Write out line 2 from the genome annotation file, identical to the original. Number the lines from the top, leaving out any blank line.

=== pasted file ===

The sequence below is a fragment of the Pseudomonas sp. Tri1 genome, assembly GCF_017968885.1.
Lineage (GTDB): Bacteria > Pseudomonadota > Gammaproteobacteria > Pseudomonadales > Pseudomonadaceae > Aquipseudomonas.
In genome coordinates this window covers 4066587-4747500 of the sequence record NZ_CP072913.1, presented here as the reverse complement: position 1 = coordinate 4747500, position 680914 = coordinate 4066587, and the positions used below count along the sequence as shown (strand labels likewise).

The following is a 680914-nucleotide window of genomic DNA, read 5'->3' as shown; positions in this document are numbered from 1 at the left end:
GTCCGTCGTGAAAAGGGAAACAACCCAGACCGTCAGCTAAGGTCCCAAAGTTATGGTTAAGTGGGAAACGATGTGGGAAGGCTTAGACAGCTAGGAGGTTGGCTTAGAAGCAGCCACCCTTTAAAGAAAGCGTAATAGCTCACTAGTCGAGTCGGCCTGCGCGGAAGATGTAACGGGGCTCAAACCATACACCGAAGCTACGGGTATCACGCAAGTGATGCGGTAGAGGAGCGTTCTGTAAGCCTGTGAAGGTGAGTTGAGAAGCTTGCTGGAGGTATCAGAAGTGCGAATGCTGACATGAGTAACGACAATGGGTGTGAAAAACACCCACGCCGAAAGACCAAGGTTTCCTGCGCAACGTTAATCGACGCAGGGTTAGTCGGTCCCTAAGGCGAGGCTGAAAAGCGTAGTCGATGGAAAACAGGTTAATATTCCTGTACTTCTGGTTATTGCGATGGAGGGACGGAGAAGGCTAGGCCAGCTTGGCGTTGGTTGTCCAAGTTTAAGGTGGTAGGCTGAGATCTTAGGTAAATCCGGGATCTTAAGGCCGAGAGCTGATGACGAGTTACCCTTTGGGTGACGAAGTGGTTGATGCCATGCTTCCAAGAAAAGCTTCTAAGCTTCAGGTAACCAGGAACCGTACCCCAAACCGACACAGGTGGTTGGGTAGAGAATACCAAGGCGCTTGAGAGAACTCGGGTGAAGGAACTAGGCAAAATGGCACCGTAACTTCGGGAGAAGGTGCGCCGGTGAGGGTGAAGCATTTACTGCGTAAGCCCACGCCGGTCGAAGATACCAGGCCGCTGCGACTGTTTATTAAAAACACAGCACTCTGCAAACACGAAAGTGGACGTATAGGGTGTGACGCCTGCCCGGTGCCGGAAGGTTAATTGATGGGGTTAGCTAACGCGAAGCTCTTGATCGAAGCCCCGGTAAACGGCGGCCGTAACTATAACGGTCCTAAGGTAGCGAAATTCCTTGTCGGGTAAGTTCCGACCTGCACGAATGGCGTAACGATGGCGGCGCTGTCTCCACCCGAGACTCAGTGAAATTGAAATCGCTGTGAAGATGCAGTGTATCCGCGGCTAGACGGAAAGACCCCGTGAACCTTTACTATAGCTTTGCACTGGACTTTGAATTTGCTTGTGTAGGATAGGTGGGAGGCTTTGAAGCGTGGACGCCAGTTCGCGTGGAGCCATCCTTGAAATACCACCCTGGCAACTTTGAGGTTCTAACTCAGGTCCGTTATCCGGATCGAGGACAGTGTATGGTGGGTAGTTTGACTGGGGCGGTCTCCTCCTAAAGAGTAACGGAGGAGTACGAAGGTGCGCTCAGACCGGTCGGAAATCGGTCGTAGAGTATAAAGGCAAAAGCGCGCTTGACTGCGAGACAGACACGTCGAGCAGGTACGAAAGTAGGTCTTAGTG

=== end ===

Lineage (GTDB): Bacteria > Pseudomonadota > Gammaproteobacteria > Pseudomonadales > Pseudomonadaceae > Aquipseudomonas.